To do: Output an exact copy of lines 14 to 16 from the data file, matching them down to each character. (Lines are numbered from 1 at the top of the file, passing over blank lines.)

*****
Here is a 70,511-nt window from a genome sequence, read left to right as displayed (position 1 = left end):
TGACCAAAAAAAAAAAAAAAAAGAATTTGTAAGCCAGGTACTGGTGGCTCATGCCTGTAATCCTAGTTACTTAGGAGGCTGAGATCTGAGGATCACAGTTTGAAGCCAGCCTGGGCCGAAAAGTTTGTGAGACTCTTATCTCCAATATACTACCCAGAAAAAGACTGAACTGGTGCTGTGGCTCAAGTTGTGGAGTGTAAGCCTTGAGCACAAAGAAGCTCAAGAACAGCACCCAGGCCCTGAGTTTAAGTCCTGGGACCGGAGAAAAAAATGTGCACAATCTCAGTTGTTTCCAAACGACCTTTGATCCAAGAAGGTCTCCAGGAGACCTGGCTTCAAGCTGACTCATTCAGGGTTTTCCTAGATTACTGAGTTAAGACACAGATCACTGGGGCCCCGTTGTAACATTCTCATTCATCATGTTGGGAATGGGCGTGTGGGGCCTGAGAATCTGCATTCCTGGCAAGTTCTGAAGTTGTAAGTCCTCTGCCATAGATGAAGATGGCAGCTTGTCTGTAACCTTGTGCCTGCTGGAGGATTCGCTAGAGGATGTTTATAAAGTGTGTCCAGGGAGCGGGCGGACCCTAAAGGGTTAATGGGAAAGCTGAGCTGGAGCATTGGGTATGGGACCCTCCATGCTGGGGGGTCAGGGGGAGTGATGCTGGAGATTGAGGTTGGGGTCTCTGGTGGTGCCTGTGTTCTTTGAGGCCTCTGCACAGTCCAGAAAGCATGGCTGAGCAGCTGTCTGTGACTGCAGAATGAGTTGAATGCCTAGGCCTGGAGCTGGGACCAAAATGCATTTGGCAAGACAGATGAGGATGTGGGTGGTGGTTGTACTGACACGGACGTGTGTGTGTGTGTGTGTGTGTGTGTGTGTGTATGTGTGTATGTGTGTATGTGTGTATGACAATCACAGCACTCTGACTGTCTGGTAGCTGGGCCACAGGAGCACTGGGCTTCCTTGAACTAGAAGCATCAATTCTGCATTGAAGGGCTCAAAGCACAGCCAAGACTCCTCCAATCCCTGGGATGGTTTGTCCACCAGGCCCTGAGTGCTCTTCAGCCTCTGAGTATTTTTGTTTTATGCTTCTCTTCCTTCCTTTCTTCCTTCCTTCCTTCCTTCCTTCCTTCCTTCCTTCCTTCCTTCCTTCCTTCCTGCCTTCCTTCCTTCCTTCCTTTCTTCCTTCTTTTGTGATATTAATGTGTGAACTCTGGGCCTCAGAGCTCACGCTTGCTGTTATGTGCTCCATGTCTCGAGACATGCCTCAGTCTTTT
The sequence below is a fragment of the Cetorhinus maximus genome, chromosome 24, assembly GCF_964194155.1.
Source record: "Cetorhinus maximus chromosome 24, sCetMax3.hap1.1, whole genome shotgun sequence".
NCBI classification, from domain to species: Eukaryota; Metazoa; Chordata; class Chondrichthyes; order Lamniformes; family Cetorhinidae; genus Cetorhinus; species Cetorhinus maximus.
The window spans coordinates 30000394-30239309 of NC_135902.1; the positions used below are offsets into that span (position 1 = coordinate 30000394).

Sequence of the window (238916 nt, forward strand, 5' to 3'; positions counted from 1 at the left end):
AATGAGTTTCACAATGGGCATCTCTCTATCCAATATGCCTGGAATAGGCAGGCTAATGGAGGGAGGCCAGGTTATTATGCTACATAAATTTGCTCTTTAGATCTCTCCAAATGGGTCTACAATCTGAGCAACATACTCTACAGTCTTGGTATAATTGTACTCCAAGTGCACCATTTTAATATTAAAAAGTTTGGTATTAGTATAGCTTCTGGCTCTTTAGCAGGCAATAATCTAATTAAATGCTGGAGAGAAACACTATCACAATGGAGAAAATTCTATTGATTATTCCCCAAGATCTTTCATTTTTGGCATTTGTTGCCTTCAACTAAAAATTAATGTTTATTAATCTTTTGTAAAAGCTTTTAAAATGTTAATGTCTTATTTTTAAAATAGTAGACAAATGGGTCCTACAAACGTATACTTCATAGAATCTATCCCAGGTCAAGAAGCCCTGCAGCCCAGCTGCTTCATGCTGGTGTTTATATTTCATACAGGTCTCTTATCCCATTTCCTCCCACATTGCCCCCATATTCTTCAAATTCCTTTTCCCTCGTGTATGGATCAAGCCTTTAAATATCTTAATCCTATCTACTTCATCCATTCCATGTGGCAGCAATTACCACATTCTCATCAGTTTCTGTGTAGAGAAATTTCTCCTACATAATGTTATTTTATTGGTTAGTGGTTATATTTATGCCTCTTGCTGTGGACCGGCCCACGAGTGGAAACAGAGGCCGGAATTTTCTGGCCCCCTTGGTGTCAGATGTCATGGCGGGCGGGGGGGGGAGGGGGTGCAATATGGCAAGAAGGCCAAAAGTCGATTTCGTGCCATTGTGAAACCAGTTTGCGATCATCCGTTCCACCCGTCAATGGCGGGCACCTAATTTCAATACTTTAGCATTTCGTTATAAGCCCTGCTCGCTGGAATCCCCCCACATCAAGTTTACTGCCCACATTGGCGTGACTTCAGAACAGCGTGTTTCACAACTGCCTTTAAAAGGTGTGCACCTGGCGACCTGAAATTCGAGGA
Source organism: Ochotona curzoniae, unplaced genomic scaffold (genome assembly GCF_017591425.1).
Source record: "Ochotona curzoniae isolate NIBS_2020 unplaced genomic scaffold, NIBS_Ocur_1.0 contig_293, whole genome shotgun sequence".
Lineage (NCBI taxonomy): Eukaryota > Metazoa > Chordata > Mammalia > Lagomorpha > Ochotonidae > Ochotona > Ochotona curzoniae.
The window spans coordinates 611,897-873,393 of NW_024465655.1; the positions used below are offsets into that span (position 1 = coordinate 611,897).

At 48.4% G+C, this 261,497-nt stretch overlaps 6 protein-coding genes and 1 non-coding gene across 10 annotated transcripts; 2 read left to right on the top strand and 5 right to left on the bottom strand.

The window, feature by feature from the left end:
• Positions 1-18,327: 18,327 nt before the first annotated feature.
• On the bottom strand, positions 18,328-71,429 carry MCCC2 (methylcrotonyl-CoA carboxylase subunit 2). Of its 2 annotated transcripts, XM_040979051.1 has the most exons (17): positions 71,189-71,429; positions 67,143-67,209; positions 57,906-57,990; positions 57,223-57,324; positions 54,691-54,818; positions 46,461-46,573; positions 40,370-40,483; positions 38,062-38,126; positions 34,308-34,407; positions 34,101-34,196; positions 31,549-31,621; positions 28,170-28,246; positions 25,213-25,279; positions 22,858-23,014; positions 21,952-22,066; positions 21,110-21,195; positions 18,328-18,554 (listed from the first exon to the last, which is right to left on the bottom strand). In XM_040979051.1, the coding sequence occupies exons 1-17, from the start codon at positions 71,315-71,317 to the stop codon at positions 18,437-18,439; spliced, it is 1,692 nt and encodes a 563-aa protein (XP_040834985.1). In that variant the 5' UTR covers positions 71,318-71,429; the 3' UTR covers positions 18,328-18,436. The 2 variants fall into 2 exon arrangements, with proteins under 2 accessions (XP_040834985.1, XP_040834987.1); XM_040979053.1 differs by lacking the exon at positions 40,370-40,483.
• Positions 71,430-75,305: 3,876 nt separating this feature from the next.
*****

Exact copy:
The window, feature by feature from the left end:
• Positions 1-18,327: 18,327 nt before the first annotated feature.
• On the bottom strand, positions 18,328-71,429 carry MCCC2 (methylcrotonyl-CoA carboxylase subunit 2). Of its 2 annotated transcripts, XM_040979051.1 has the most exons (17): positions 71,189-71,429; positions 67,143-67,209; positions 57,906-57,990; positions 57,223-57,324; positions 54,691-54,818; positions 46,461-46,573; positions 40,370-40,483; positions 38,062-38,126; positions 34,308-34,407; positions 34,101-34,196; positions 31,549-31,621; positions 28,170-28,246; positions 25,213-25,279; positions 22,858-23,014; positions 21,952-22,066; positions 21,110-21,195; positions 18,328-18,554 (listed from the first exon to the last, which is right to left on the bottom strand). In XM_040979051.1, the coding sequence occupies exons 1-17, from the start codon at positions 71,315-71,317 to the stop codon at positions 18,437-18,439; spliced, it is 1,692 nt and encodes a 563-aa protein (XP_040834985.1). In that variant the 5' UTR covers positions 71,318-71,429; the 3' UTR covers positions 18,328-18,436. The 2 variants fall into 2 exon arrangements, with proteins under 2 accessions (XP_040834985.1, XP_040834987.1); XM_040979053.1 differs by lacking the exon at positions 40,370-40,483.